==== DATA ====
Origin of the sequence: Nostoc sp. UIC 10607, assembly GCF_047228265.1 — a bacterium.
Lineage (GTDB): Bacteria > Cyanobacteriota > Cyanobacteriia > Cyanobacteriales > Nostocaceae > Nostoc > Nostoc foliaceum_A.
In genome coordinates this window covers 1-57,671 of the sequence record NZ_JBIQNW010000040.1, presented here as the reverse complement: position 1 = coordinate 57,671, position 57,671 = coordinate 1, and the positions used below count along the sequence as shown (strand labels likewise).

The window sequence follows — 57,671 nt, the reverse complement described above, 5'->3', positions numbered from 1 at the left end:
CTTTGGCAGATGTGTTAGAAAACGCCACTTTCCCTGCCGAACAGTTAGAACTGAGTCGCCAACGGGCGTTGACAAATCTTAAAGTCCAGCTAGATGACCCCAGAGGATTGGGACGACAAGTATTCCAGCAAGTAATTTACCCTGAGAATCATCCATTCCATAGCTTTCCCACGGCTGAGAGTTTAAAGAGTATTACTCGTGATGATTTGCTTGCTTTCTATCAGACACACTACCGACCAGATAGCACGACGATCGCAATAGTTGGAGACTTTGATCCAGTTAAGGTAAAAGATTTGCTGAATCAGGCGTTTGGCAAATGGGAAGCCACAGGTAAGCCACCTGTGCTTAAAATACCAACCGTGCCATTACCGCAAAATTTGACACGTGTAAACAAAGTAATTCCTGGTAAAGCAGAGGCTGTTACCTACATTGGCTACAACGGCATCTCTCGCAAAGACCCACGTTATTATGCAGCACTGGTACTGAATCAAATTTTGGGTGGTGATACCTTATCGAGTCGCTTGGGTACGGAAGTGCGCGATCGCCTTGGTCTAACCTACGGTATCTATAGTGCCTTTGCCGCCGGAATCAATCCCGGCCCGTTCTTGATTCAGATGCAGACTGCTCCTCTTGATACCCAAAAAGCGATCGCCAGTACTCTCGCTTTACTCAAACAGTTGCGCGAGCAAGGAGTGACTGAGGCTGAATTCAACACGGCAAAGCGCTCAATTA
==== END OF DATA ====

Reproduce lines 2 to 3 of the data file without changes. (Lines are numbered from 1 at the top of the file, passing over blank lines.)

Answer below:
Lineage (GTDB): Bacteria > Cyanobacteriota > Cyanobacteriia > Cyanobacteriales > Nostocaceae > Nostoc > Nostoc foliaceum_A.
In genome coordinates this window covers 1-57,671 of the sequence record NZ_JBIQNW010000040.1, presented here as the reverse complement: position 1 = coordinate 57,671, position 57,671 = coordinate 1, and the positions used below count along the sequence as shown (strand labels likewise).